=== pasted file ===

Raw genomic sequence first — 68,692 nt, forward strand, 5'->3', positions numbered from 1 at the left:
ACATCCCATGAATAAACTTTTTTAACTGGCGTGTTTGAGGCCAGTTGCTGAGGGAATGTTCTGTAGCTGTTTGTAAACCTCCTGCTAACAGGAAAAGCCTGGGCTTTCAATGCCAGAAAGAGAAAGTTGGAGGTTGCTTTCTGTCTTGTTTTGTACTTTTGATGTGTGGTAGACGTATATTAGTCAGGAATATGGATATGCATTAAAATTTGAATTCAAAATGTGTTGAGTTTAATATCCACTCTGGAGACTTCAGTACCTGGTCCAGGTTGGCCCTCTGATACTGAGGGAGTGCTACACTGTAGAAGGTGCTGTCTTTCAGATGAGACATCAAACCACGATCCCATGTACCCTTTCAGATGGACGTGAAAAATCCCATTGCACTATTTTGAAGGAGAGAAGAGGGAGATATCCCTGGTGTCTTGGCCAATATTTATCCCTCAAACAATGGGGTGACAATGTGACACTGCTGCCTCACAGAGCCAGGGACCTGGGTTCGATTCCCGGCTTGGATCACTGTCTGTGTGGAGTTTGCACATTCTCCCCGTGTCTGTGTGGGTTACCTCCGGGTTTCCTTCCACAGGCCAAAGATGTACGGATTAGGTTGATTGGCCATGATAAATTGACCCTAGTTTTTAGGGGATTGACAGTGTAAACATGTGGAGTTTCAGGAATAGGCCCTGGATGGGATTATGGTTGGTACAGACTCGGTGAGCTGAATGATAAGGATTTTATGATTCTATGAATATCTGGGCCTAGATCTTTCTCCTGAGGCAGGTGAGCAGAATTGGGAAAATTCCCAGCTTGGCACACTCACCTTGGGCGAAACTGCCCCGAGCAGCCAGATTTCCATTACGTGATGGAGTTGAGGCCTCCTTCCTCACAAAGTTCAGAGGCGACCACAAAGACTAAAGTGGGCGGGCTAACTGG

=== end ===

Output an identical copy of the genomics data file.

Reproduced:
Raw genomic sequence first — 68,692 nt, forward strand, 5'->3', positions numbered from 1 at the left:
ACATCCCATGAATAAACTTTTTTAACTGGCGTGTTTGAGGCCAGTTGCTGAGGGAATGTTCTGTAGCTGTTTGTAAACCTCCTGCTAACAGGAAAAGCCTGGGCTTTCAATGCCAGAAAGAGAAAGTTGGAGGTTGCTTTCTGTCTTGTTTTGTACTTTTGATGTGTGGTAGACGTATATTAGTCAGGAATATGGATATGCATTAAAATTTGAATTCAAAATGTGTTGAGTTTAATATCCACTCTGGAGACTTCAGTACCTGGTCCAGGTTGGCCCTCTGATACTGAGGGAGTGCTACACTGTAGAAGGTGCTGTCTTTCAGATGAGACATCAAACCACGATCCCATGTACCCTTTCAGATGGACGTGAAAAATCCCATTGCACTATTTTGAAGGAGAGAAGAGGGAGATATCCCTGGTGTCTTGGCCAATATTTATCCCTCAAACAATGGGGTGACAATGTGACACTGCTGCCTCACAGAGCCAGGGACCTGGGTTCGATTCCCGGCTTGGATCACTGTCTGTGTGGAGTTTGCACATTCTCCCCGTGTCTGTGTGGGTTACCTCCGGGTTTCCTTCCACAGGCCAAAGATGTACGGATTAGGTTGATTGGCCATGATAAATTGACCCTAGTTTTTAGGGGATTGACAGTGTAAACATGTGGAGTTTCAGGAATAGGCCCTGGATGGGATTATGGTTGGTACAGACTCGGTGAGCTGAATGATAAGGATTTTATGATTCTATGAATATCTGGGCCTAGATCTTTCTCCTGAGGCAGGTGAGCAGAATTGGGAAAATTCCCAGCTTGGCACACTCACCTTGGGCGAAACTGCCCCGAGCAGCCAGATTTCCATTACGTGATGGAGTTGAGGCCTCCTTCCTCACAAAGTTCAGAGGCGACCACAAAGACTAAAGTGGGCGGGCTAACTGG